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The Amazing Silhouette Island | Seychelles's Hidden Paradise

The island of Silhouette lies 20 km (12 mi) northwest of Mahe and with an area of 20 sq km (7 sq mi), it is the third largest island in Seychelles. Unlike many of the other islands in the chain, Silhouette is formed of granite, but the rocks are softened by the dense, lush rainforest which covers this round island. With a tiny population, and just one small hotel on the island, this untouched paradise is the ultimate get-away.

Named after Etienne de Silhouette (1709-1787), the french minister of finances under Louis XV, the island has five peaks over 500 m (1,640 ft), making the scenery rather dramatic. The summit of Mount Dauban at 740 m (2,428 ft), the highest point on the island, looms above the idyllic, unexplored rainforest, thick with rare hardwoods, increase trees and pitcher-plant orchids endemic to Silhouette.

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The island supports one of the richest bio-diversities in the western Indian Ocean, with many endemic and endangered plants and animals. The large areas of Primeval forest are untouched by modern man and are home to, among other species, the last known Seychelles sheath-tailed bats in the wild.

Among the more famous inhabitants are the giant tortoises. The Seychelles tortoise was almost completely eradicated by sailors who used them for food as they were able to survive aboard ships for up to six months without food and water. This activity lasted until 1840 when the last of the animals were taken into captivity. A handful of them was found in captivity in the 1990s, as Arnold's Giant Tortoise Conservation Project aims to keep these two species from extinction. You can see Giant tortoises at the breeding centre near the old Dauban Coconut Plantation.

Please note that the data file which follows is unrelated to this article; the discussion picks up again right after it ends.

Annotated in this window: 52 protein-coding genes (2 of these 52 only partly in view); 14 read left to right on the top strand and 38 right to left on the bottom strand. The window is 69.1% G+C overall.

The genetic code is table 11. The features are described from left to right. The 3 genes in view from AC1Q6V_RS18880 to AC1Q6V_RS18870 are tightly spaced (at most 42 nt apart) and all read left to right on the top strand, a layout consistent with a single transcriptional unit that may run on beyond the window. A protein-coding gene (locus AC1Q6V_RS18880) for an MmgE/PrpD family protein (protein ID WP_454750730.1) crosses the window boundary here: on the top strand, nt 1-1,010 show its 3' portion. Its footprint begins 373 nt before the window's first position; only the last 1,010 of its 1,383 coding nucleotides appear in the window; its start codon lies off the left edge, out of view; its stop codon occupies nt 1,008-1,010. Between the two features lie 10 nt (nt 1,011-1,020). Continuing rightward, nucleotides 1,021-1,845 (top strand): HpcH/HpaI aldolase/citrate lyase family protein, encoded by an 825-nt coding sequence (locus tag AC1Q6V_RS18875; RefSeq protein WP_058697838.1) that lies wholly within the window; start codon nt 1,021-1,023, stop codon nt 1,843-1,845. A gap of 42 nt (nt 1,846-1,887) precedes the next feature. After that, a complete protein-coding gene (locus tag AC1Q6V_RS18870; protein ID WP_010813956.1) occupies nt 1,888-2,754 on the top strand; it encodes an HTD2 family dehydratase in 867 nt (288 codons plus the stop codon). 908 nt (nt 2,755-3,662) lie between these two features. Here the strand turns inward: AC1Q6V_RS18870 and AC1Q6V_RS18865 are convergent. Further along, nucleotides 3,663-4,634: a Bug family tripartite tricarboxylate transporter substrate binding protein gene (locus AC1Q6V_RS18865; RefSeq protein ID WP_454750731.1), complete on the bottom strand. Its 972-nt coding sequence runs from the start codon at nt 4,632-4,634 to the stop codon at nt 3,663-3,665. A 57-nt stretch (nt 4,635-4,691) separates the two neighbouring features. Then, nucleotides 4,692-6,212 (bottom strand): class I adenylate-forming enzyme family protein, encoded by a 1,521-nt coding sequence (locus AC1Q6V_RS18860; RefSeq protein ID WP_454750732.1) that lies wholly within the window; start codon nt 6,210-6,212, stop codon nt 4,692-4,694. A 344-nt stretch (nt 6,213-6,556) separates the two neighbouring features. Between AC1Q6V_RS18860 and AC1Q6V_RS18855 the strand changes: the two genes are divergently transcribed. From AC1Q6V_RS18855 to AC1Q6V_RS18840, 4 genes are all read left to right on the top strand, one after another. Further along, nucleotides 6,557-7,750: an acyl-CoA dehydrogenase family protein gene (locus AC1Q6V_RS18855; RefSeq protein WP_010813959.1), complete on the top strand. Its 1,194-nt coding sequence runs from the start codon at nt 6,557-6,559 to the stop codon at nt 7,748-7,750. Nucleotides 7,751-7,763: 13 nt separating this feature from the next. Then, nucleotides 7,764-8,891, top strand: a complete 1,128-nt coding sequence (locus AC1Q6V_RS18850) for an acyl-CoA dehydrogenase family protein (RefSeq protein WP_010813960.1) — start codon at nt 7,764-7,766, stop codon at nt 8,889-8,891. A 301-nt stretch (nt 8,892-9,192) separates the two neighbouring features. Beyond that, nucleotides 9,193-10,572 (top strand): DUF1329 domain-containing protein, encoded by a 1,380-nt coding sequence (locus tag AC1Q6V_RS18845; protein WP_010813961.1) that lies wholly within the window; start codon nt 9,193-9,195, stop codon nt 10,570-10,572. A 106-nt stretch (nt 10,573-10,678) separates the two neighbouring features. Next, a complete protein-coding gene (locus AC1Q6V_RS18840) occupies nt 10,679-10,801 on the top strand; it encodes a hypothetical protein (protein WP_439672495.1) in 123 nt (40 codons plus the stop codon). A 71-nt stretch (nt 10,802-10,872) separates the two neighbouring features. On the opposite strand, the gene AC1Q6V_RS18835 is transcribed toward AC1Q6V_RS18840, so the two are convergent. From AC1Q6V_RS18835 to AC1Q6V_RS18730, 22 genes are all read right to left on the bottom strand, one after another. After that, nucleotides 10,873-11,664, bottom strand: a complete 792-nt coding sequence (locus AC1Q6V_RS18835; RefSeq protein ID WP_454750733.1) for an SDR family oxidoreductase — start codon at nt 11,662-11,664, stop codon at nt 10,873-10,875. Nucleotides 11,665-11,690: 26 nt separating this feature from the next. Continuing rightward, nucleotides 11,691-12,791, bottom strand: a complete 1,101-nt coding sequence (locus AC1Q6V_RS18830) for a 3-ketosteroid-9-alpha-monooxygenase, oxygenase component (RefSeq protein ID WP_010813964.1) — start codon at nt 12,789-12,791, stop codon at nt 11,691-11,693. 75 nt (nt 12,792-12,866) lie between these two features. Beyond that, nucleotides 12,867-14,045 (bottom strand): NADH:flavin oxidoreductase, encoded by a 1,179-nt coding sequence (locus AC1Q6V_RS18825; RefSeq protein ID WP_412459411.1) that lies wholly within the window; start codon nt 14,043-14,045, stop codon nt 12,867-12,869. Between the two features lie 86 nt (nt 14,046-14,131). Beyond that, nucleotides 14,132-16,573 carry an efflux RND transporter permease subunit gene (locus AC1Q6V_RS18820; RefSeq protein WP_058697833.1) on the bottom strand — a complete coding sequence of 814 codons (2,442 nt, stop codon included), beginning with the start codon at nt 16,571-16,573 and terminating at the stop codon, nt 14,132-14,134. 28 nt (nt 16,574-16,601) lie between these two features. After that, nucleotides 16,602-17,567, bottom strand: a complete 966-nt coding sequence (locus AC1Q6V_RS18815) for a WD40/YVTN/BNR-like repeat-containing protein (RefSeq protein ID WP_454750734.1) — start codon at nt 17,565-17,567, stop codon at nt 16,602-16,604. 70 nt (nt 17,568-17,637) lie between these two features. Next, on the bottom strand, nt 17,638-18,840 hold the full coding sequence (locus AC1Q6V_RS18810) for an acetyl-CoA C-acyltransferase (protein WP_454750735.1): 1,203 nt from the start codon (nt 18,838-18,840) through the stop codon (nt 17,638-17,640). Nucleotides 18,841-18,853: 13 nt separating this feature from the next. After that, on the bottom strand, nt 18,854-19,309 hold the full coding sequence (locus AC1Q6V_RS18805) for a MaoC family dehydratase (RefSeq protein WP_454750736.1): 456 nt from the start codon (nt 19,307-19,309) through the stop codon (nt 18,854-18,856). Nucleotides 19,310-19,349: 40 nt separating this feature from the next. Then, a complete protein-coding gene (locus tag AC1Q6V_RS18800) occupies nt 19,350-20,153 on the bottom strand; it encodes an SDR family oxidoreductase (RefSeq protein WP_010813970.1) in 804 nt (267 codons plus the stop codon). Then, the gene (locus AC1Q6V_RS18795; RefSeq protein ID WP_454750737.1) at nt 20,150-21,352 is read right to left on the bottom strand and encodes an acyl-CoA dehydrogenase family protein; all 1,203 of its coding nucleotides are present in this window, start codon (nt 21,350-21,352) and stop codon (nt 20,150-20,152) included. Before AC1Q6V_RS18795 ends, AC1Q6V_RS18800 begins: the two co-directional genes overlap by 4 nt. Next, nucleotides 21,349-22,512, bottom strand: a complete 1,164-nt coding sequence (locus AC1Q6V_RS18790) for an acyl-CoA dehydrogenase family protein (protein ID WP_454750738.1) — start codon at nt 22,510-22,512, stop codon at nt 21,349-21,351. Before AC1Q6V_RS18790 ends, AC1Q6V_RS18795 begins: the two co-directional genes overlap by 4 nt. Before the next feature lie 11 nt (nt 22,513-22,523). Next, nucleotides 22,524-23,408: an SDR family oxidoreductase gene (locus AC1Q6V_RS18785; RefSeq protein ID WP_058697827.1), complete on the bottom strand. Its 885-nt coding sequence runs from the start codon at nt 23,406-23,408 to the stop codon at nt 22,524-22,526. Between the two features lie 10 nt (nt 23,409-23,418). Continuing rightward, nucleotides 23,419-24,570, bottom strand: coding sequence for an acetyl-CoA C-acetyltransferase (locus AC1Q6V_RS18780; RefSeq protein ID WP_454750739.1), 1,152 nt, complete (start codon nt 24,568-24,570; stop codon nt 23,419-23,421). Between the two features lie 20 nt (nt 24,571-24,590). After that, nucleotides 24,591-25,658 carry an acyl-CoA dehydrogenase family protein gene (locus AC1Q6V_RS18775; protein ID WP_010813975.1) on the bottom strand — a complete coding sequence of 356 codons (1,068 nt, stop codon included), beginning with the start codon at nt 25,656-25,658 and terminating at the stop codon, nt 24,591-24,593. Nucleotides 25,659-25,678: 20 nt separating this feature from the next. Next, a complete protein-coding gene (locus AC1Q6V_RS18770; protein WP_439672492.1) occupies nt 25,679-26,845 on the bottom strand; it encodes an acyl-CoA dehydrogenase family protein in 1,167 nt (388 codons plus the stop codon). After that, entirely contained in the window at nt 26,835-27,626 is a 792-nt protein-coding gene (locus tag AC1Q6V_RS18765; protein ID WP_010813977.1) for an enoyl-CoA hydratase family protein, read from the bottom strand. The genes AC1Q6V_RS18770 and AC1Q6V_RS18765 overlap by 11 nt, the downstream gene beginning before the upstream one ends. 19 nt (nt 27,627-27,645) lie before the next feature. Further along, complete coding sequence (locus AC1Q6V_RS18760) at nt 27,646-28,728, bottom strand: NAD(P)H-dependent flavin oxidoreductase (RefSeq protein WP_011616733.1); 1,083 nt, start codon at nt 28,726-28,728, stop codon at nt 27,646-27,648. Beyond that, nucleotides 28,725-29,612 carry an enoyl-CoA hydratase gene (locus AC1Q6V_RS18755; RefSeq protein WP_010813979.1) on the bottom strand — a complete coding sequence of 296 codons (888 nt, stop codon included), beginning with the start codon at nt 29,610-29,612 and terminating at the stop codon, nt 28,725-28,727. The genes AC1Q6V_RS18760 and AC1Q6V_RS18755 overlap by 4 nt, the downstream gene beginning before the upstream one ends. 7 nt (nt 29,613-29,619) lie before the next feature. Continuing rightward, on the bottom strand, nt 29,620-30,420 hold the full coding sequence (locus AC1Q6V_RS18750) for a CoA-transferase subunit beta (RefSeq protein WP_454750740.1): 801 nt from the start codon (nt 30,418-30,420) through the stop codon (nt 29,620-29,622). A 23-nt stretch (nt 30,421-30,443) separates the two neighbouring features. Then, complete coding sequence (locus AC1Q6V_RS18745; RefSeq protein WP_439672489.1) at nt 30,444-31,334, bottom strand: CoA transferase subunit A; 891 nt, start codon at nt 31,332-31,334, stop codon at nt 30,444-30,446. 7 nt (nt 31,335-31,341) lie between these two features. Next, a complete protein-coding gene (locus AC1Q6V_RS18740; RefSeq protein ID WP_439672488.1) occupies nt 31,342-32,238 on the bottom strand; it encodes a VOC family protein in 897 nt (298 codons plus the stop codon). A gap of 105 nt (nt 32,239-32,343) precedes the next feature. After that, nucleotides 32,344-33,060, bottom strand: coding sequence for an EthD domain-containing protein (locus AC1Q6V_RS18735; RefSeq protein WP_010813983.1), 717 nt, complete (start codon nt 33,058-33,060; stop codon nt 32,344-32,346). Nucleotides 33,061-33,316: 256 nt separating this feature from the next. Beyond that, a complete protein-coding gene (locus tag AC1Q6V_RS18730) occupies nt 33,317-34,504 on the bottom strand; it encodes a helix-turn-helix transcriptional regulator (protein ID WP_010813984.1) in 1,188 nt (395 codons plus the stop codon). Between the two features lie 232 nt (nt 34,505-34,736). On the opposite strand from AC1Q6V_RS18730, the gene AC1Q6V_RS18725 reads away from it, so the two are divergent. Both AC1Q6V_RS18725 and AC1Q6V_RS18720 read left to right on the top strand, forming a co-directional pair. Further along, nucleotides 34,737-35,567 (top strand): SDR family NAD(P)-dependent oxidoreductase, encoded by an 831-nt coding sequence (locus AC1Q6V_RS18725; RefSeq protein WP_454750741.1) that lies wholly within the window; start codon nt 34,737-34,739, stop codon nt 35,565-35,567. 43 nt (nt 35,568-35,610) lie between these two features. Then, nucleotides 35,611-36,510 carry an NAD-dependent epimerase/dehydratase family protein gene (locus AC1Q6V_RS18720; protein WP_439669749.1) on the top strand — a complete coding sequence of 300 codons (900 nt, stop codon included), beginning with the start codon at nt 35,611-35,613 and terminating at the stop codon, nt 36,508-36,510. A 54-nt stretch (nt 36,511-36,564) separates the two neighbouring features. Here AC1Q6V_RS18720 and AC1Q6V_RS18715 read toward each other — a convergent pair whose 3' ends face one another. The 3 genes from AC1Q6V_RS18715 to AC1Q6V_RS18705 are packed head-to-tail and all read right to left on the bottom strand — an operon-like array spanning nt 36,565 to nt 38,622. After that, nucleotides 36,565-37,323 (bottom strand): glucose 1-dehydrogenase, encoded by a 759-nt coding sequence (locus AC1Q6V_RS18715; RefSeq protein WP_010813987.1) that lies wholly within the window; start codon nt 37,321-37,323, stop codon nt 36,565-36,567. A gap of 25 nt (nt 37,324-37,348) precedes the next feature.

The island's marine environment is just as rich as that on land, and there are coral reefs and granite cliffs to explore. The huge, colourful coral reefs are home to exotic fish of all shapes and sizes, making the island appealing to snorkelling and diving fans. The coral habitats are exceptionally healthy, though the strong currents can be a problem for swimmers. There are also some pristine beaches on the island, set in pretty coves and secluded bays, and it is likely you can find one all to yourself. This island is heaven for honeymooners, or those who simply want to unwind is an island paradise.

When to visit

July to December

How to visit

By helicopter or boat from Mahe

Highlights

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  • The deserted sandy beaches are set in scenic coves.
  • The giant tortoises - visit the breeding centre out near the Dauban Coconut Plantation.
  • Snorkelling above the undamaged coral reefs.
  • They have a cast iron neoclassical mausoleum here that is supposedly the most remarkable piece of eccentricity in all of the Seychelles islands.

You should know

The island is situated within a Marine National Park.

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